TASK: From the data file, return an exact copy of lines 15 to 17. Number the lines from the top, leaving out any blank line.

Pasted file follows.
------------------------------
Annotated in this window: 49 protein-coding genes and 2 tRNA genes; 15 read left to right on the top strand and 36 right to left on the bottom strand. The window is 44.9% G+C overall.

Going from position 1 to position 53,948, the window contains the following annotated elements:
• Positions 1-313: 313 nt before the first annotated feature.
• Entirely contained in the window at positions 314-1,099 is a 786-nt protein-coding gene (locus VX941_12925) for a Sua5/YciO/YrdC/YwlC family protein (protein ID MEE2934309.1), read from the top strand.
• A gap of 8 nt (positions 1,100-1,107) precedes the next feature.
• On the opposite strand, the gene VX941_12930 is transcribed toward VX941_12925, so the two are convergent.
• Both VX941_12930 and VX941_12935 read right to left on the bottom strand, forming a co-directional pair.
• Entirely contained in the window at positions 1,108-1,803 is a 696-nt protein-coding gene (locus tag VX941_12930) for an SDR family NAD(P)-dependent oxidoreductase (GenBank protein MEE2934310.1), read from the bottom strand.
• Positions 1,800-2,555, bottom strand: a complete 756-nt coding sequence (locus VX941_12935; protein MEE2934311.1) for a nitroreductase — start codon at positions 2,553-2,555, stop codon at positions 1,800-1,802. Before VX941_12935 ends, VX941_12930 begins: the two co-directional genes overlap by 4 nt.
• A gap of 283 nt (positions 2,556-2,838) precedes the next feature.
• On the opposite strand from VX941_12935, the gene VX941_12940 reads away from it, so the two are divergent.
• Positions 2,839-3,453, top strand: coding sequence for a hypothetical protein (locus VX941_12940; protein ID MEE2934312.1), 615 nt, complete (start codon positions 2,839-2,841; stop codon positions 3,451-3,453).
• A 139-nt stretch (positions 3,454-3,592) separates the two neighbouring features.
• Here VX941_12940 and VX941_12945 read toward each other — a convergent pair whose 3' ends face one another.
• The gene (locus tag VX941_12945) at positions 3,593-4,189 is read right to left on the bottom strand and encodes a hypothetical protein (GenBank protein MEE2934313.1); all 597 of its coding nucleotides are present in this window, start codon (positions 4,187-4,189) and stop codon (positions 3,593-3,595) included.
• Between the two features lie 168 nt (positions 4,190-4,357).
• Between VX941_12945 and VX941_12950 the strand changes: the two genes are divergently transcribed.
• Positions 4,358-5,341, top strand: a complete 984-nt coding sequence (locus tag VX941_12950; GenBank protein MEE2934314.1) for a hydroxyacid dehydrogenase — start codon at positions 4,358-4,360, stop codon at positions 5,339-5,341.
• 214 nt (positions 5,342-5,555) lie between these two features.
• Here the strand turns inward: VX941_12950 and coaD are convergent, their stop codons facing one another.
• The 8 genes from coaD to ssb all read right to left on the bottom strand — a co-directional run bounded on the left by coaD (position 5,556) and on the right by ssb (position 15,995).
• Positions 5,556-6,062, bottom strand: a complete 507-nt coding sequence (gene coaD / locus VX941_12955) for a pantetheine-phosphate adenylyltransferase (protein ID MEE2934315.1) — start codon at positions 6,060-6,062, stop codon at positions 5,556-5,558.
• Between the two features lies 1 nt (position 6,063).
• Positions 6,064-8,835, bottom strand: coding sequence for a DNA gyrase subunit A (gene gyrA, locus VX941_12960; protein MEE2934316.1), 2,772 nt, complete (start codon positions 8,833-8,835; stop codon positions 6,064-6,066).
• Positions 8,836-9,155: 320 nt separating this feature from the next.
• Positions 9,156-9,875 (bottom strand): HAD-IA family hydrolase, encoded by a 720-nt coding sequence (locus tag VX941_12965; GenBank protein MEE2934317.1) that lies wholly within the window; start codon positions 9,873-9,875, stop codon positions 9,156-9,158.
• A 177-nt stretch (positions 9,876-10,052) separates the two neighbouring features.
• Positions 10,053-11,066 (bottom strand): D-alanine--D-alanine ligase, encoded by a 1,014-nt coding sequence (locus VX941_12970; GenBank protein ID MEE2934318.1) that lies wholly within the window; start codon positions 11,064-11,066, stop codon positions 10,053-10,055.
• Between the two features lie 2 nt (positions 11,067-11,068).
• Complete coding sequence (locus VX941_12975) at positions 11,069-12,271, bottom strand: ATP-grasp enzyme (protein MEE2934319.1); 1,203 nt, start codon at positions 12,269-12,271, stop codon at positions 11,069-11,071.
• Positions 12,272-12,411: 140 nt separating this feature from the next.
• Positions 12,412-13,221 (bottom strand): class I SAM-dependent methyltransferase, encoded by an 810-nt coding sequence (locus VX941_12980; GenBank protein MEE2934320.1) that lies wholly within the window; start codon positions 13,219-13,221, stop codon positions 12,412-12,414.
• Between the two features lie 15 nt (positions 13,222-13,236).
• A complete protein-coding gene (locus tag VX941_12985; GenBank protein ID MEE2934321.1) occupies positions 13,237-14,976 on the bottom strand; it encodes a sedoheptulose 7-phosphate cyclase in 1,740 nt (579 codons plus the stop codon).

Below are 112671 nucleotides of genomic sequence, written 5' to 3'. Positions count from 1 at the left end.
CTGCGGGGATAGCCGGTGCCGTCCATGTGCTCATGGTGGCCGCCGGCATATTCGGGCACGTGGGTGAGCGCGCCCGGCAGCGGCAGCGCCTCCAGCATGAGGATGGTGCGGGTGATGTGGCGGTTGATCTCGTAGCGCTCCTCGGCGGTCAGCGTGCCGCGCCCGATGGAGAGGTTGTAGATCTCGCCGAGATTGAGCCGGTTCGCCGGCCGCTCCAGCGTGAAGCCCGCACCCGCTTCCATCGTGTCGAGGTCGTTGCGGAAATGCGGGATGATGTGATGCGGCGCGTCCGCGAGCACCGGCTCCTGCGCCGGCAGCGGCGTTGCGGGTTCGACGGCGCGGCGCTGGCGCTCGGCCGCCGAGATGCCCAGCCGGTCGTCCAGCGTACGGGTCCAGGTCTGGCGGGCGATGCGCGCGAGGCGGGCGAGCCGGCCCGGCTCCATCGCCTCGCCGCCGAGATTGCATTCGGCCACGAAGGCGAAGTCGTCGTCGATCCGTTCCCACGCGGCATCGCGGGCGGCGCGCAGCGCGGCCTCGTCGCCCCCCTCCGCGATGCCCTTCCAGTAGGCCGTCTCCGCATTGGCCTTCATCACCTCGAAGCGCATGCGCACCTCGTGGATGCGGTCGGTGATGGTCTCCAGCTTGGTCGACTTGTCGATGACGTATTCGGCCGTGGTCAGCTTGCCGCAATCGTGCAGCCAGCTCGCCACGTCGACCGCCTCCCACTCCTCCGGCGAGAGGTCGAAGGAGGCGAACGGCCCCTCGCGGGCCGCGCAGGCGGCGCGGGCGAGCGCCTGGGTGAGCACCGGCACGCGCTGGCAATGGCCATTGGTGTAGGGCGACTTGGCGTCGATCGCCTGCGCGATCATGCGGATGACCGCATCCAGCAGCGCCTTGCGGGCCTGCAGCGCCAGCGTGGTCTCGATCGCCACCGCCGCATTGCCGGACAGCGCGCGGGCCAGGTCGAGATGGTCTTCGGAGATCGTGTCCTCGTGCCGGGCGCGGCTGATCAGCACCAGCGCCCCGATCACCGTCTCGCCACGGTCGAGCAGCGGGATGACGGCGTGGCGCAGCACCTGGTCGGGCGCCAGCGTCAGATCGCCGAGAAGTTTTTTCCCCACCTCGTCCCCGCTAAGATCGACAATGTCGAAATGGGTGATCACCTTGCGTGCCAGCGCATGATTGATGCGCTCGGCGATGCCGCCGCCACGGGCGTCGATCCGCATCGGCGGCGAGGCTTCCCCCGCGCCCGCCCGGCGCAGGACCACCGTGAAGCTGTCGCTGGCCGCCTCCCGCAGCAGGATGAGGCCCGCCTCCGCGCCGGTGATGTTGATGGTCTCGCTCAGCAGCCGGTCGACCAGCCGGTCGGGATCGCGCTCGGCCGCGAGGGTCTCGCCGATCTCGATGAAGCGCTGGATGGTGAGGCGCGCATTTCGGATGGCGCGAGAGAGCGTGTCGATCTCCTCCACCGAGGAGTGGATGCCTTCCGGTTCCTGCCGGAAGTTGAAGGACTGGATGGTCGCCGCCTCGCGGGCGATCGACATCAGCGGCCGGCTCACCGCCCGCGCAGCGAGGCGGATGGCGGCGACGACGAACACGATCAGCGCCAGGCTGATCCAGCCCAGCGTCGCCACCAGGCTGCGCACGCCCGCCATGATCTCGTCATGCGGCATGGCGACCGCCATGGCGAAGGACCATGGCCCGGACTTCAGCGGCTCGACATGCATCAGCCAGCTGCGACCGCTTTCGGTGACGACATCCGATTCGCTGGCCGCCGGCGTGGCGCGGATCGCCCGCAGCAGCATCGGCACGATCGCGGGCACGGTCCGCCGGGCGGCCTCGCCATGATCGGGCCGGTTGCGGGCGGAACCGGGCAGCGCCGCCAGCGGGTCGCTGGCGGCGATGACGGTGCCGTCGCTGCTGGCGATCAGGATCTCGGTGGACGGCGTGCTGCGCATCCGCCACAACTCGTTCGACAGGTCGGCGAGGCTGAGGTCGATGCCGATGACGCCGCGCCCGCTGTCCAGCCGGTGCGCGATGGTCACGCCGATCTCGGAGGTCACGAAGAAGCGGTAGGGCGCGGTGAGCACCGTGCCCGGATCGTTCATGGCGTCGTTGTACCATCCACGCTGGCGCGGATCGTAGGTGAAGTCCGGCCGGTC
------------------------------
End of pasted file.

• The gene (locus tag VX941_12945) at positions 3,593-4,189 is read right to left on the bottom strand and encodes a hypothetical protein (GenBank protein MEE2934313.1); all 597 of its coding nucleotides are present in this window, start codon (positions 4,187-4,189) and stop codon (positions 3,593-3,595) included.
• Between the two features lie 168 nt (positions 4,190-4,357).
• Between VX941_12945 and VX941_12950 the strand changes: the two genes are divergently transcribed.